Today, the city of Kharkiv, Ukraine experienced another power outage. This is likely after another airstrike by Russia. Last night, most of the northeastern province of Kharkiv already experienced a power outage. Ukraine said the strike was in retaliation for a successful Ukrainian military counteroffensive in the province.
Last night several towns and villages in northeastern Ukraine were left in the dark. According to Ukraine, the blackout was the result of Russian rocket attacks on several power plants, including the city of Kharkov. The power plant is her second largest power and heating facility in the country.
The governor said power was restored by 80 percent in the morning. However, after another air raid, the city itself experienced another blackout. There was no water left, the mayor said, adding that everything was being done to restore power as soon as possible.
Ukraine said the Russian airstrikes were in retaliation for a successful Ukrainian counteroffensive in Kharkov province. Within days, the Ukrainian army was able to expel the Russians from almost the entire state. Important cities such as Lupyansk and Izyum again fell into Ukrainian hands. The Russians retreated toward Donbass (the two easternmost provinces, largely in the hands of pro-Russian rebels) in a massive and disorganized manner.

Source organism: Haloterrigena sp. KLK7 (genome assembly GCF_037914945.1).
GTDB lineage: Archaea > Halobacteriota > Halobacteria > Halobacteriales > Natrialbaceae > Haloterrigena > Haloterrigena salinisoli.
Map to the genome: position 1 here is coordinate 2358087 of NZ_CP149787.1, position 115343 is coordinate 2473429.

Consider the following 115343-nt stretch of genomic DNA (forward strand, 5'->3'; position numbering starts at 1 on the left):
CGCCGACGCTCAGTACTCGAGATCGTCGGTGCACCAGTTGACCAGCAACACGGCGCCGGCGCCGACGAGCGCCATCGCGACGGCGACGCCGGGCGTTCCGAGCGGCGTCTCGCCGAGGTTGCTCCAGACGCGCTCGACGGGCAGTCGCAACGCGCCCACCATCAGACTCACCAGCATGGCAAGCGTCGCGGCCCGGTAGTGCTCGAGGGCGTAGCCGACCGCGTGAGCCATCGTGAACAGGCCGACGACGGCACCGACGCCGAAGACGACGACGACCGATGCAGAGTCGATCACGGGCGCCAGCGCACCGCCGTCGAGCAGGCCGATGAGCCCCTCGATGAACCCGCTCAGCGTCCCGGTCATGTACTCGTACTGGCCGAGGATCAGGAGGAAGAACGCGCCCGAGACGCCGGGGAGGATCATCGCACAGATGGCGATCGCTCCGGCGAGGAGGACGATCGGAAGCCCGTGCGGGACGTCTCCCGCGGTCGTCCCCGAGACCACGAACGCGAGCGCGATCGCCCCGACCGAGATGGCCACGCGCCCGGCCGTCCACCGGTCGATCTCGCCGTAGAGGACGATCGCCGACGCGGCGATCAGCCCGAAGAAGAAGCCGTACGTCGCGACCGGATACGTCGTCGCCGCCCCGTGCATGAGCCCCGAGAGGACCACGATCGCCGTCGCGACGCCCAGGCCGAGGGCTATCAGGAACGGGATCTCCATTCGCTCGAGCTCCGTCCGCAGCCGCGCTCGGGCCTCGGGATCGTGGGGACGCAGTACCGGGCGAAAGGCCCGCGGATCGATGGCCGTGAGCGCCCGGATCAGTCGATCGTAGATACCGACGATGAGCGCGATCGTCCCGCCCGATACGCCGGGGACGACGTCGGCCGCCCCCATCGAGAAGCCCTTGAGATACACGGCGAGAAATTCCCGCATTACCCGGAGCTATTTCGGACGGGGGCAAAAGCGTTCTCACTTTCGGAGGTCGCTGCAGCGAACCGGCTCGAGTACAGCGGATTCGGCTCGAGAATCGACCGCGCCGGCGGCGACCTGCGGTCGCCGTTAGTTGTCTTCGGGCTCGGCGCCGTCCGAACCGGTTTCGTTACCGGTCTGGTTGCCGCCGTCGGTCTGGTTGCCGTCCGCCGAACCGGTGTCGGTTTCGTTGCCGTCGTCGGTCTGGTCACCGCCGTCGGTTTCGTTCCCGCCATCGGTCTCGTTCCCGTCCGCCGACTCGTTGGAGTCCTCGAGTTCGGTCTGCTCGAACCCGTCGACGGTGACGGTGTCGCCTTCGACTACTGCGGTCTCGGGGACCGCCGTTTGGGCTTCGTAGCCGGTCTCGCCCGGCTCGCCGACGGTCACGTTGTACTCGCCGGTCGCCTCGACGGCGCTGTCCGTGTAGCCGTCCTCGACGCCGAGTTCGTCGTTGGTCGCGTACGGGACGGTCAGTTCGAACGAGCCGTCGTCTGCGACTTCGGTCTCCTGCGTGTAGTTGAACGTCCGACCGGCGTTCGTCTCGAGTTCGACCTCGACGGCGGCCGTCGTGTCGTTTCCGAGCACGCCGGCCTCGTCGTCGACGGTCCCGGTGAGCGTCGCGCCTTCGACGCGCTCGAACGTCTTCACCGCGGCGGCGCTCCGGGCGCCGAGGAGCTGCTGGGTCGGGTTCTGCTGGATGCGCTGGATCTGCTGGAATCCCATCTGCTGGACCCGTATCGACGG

Today, Ukraine also claims it was able to capture more villages north of Kharkov and pushed Russian forces all the way to the Russian border.
Ukrainian President Volodymyr Zelensky condemned the airstrike on the power plant. “Russian terrorists are still terrorists, attacking critical infrastructure. No military objectives, only aim to free people from light and heat,” he tweeted yesterday. Russia says it has launched airstrikes on Ukrainian positions in the recaptured territory.
Russia’s targeting of power plants is fairly new. Those are targets that have not yet been systematically bombed during the war. This shows that despite the successful counterattack of the Ukrainian army, they can still retaliate. “That’s why it’s hard to even talk about a real tipping point,” says Jan Balliauw, a journalist at VRT NWS and an expert on Eastern Europe. “War comes in waves”
So the question is how long Ukraine can sustain this counterattack. The Ukrainian army has already said today that it will not make any further advances in eastern Ukraine. It is now more important to be able to preserve the recaptured areas, it said.